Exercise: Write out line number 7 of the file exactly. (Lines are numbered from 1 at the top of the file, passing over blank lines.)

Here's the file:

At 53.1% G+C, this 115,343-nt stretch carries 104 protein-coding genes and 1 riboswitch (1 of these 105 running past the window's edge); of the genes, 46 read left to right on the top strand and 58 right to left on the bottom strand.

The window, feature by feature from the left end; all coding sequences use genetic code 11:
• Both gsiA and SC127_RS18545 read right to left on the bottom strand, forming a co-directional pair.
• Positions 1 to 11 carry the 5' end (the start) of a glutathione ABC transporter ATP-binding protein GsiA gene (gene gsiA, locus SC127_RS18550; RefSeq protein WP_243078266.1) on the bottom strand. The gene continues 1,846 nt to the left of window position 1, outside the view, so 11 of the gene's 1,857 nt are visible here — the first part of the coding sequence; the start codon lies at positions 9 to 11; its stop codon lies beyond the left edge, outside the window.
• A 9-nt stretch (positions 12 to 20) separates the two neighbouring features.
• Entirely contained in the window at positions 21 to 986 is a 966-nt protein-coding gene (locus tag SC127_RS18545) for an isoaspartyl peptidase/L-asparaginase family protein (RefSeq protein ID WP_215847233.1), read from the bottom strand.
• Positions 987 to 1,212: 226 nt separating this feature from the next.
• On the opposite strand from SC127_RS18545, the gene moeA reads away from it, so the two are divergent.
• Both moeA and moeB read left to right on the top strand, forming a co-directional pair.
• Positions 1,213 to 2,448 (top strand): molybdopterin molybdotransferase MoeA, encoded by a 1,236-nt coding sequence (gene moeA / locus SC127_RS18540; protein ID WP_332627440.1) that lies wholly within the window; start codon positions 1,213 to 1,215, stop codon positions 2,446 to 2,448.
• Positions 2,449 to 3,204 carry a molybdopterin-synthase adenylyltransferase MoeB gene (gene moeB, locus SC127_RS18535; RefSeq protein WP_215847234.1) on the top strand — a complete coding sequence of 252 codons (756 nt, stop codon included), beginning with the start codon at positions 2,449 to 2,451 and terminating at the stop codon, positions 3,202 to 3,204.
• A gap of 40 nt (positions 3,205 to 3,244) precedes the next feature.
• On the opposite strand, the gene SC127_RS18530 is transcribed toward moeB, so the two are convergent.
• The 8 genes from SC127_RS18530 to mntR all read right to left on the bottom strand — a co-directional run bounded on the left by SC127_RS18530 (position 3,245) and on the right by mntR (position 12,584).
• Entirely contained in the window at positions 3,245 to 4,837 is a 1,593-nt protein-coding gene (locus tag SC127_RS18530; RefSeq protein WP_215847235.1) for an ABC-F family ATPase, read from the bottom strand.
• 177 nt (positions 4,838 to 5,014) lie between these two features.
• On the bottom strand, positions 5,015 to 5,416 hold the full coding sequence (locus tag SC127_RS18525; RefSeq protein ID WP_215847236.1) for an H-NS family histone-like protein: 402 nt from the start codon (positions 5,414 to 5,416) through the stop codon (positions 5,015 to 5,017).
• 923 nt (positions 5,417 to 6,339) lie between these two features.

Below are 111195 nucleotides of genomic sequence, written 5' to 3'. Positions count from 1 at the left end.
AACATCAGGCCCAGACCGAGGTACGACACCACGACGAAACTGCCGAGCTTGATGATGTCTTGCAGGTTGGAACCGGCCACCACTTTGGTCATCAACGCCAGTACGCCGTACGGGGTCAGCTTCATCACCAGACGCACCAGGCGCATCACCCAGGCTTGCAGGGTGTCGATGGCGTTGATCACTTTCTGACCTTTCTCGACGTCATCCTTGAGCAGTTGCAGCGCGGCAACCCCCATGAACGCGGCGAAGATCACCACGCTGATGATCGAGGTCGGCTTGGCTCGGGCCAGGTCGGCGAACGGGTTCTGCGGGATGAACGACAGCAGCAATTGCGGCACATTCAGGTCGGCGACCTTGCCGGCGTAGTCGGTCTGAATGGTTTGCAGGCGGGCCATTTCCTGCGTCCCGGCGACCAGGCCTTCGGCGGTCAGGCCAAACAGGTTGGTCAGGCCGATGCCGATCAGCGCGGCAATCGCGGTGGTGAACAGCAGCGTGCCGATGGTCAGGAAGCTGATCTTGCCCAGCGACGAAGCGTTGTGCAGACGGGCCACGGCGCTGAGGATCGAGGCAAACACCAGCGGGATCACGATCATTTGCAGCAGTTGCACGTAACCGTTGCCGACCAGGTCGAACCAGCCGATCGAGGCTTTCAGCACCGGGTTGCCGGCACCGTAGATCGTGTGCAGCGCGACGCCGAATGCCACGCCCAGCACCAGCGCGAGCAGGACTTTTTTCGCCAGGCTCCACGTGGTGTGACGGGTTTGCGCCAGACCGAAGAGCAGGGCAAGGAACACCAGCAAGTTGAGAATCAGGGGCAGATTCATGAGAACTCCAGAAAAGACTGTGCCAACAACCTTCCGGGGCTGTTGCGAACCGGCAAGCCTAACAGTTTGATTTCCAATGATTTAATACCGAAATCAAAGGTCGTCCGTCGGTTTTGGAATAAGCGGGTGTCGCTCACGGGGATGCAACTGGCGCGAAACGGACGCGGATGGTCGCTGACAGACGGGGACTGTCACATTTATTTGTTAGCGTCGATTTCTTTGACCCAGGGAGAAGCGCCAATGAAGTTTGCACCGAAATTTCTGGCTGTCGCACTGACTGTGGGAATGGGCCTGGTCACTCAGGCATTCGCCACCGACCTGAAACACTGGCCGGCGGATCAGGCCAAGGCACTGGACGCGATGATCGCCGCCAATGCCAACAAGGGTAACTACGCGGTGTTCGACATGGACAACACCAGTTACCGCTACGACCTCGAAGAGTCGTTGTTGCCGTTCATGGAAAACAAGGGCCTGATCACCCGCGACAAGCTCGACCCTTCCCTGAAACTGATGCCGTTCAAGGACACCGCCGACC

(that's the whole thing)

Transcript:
• Positions 987 to 1,212: 226 nt separating this feature from the next.